2. A system according to claim 1, whereas the communication platform comprises devices for Internet access, especially PC's, PDA's and Internet accessing smart mobile phones.

3. A system according to claim 1, wherein devices and sensors are provided for measuring the physiological data on the patient and which are connected to the communication platform.

4. A system according to claim 1 comprising a ‘Personal Medical Web-site’ built into the computer system, with a database containing all personal medical data and personal medical history of each individual patient, and which is accessible by explicit authorization of the individual patient or of his doctor only.

5. A method according to claim 1 comprising a ‘Personal Treatment Plan’ stored in the computer system, including the doctor's anamnesis and diagnosis within an ‘Entry Criteria’ checklist, including the ‘Treatment Prescriptions’ with (new) medication, therapies, eating, physical activities, lifestyle, etc. for the individual patient, including the ‘Measurement Prescriptions’ for monitoring compliance and outcome, defining the parameters to be monitored, with threshold values for alarms, recommending sensors and technology to be applied, scheduling for the monitoring, etc.

6. A methods according to claim 1, embedded in the ‘Best-Treatment Knowledge Base’ a ‘Validated Treatment Plan Library’ comprising consolidated and compiled treatment plans from the clinical trials phase 3 tests, thus enabling the general practitioner to rapidly apply newly approved drugs and medications into the daily care of his patients at home.

Description:

FIELD OF THE INVENTION

The present invention relates to the combination of an Internet based ‘Condition Monitoring System’ for managing large numbers of patients, monitoring them outpatient at home, with the method of ‘Validated Treatment Plans’, applying ‘artificial intelligence’ for screening the patients for ‘entry criteria’, for selecting validated ‘treatment prescriptions’, for applying associated ‘compliance and outcome monitoring’, for adapting the treatment based on ‘outcome evidence’ and based on ‘best-treatment’ cases, such system improving effectivity and efficiency of ‘clinical trials’ and of introduction of new drugs into the general practitioners' healthcare.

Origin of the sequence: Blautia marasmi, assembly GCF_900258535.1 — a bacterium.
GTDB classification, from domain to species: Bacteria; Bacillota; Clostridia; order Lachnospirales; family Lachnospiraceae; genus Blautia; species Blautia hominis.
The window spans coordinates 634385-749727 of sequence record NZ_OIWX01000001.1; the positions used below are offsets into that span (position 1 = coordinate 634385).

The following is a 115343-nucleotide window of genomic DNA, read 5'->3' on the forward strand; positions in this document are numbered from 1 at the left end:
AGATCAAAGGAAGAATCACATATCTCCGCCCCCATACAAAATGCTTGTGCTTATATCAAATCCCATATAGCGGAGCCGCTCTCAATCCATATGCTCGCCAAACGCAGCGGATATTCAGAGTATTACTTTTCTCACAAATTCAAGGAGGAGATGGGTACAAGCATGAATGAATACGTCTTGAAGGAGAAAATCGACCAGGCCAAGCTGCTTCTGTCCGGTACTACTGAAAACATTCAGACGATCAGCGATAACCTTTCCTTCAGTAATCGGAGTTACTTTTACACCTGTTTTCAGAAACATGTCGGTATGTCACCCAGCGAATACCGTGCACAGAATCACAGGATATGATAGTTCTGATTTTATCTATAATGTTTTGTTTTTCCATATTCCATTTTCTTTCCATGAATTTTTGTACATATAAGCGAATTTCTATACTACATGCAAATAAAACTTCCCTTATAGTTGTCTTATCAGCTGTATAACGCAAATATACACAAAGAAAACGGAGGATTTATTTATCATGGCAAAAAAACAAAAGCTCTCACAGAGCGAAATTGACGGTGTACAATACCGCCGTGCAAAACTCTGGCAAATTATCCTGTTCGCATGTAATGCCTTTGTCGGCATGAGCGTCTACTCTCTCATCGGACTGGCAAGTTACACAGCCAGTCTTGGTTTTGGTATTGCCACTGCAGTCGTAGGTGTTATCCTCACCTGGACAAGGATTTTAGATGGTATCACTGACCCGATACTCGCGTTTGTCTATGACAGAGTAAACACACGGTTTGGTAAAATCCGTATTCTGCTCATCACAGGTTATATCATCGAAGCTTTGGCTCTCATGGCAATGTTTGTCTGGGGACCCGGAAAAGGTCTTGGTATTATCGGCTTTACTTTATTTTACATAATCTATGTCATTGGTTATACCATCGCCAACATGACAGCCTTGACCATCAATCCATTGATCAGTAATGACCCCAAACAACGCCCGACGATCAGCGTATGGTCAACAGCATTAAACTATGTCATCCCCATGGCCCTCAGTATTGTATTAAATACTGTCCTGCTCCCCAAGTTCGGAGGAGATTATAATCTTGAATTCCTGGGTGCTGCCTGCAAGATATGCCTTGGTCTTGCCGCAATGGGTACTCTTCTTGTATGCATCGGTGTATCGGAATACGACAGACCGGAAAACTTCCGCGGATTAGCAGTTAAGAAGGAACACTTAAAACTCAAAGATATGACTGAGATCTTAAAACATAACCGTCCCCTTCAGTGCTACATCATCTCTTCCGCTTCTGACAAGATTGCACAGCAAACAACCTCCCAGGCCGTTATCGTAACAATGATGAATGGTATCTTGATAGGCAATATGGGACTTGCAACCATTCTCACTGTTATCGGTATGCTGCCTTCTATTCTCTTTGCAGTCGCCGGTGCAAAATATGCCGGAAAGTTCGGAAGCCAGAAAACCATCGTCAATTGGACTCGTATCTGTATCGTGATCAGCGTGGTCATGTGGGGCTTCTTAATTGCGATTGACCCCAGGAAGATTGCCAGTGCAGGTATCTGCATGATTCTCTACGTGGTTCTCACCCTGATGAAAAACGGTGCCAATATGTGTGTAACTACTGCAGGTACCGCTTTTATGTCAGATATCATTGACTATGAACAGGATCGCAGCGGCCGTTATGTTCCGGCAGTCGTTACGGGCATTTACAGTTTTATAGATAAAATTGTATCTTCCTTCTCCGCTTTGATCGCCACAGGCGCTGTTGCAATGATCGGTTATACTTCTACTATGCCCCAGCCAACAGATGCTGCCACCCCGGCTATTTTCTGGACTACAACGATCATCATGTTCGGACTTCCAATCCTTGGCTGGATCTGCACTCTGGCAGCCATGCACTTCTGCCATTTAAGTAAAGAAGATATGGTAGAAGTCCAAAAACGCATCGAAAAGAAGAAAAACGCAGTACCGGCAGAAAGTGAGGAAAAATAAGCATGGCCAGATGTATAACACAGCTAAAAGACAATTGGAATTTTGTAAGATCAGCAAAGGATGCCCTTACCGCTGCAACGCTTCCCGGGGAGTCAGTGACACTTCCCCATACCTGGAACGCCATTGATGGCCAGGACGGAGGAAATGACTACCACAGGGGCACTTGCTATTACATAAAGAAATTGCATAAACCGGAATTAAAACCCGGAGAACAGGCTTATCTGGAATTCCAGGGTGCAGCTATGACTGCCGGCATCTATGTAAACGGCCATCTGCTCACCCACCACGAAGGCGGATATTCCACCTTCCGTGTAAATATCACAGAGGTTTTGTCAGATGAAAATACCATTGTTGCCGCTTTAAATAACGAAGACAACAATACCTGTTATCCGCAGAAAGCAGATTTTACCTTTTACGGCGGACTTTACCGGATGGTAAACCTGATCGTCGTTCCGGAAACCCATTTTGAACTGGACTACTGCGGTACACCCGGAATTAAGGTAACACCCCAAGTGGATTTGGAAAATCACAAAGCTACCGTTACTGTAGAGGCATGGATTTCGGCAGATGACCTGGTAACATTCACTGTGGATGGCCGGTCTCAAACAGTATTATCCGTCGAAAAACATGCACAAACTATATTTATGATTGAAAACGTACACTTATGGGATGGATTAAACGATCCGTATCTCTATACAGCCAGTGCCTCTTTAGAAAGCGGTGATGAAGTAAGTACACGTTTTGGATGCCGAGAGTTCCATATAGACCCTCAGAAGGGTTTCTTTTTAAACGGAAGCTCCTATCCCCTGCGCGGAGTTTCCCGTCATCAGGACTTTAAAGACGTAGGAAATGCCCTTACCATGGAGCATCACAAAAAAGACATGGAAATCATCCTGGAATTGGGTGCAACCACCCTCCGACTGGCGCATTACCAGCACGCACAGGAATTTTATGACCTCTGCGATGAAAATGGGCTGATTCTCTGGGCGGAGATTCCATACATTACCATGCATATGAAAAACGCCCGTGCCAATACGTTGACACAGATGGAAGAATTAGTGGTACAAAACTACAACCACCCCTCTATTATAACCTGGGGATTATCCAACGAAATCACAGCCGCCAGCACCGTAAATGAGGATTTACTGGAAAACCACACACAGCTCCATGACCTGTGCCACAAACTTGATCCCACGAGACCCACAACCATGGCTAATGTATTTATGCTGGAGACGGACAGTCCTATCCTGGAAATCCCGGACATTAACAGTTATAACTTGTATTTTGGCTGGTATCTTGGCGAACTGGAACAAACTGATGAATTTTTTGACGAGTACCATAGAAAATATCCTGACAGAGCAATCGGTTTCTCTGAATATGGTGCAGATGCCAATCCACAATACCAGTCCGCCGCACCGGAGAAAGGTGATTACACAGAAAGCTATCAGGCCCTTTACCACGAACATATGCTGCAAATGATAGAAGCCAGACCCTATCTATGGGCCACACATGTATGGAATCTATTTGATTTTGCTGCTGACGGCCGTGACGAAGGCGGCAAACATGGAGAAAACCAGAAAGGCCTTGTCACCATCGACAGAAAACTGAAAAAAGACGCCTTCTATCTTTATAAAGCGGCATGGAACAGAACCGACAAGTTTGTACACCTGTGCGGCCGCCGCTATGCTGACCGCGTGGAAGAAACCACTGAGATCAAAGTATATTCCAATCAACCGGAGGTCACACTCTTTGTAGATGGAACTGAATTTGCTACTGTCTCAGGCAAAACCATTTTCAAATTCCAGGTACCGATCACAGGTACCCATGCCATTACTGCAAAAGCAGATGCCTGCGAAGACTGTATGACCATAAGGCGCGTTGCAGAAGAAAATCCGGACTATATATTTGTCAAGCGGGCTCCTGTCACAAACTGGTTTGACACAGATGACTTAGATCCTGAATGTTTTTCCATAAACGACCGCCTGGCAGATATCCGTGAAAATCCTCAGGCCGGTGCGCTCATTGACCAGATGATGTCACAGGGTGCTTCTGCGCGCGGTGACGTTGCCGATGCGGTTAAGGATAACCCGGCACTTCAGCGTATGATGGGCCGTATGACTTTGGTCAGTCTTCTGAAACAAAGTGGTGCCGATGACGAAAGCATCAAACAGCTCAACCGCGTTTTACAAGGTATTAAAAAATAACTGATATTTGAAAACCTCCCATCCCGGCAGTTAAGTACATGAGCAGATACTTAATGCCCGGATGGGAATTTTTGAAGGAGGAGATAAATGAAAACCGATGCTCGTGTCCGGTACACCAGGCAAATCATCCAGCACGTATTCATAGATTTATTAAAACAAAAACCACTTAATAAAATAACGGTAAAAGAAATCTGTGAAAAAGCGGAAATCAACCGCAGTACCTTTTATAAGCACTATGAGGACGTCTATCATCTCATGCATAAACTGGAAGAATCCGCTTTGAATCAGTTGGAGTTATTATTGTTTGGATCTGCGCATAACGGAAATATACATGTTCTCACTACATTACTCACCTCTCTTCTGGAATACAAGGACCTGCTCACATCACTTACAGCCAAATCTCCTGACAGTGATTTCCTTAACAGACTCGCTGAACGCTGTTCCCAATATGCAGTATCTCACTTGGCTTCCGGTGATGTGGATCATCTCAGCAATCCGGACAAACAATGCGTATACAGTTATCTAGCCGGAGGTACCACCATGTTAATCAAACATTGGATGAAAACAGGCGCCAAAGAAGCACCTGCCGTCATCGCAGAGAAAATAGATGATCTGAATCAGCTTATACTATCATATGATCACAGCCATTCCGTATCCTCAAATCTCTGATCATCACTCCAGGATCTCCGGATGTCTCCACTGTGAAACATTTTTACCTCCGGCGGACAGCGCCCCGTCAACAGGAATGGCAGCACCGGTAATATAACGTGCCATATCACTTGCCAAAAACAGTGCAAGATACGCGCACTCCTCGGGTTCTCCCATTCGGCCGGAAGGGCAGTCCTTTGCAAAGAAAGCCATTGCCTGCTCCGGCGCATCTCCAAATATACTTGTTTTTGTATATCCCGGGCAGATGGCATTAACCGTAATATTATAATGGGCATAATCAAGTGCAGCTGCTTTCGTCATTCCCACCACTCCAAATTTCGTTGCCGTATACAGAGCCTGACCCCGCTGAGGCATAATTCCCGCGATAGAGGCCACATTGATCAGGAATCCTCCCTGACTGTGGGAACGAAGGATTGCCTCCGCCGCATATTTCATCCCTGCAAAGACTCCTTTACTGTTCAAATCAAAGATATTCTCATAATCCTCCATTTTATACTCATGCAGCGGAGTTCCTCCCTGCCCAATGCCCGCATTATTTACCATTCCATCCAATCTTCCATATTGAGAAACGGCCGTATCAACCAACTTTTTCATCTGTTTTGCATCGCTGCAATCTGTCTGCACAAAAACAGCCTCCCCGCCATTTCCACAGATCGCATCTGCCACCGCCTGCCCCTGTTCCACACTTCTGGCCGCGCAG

BACKGROUND OF THE INVENTION

The healthcare system of most western societies, after only some 50 years of successful operation, is on the verge of collapse:

    • After 1990 cost of healthcare and time spent to go to see a specialist doctor across the city in his far away office has become increasingly prohibitive. By 2000 many families could no more afford the relationship with their doctor. Medicine has focused on the terminally ills only, has invested into hospitals, clinical diagnostic methods and monitoring technology, invented weird methods like ‘disease management’, all resulting in exorbitant cost.
    • Homecare programs were started, replacing the missing general practitioner by nurses and paramedics. Impact and success of the programs were expected to be significant, but they failed in spite of high implementation cost and left highly frustrated caregivers and patients, payers and authorities.
    • Development of a new drug, e.g. to palliate chronic pains, takes 10 to 15 years and the validating ‘clinical phases’ only cost more than 100 million $. But worse, after the approval by the FDA, it takes again years and millions to finally convince, teach and assist the general practitioners to really use the new medication his patients are waiting for on a broad level.
    • Hardening the markets has grown, because prescribing new drugs, medications and therapies has become risky for the family doctor due to a flood of liability cases, and patients have to accept that the doctor does not want to try these new things anymore, without a back-up by an opinion leader and without the well trained assistance for monitoring ‘compliance’ and ‘outcome’, as he learned and disposed of in his clinical terms.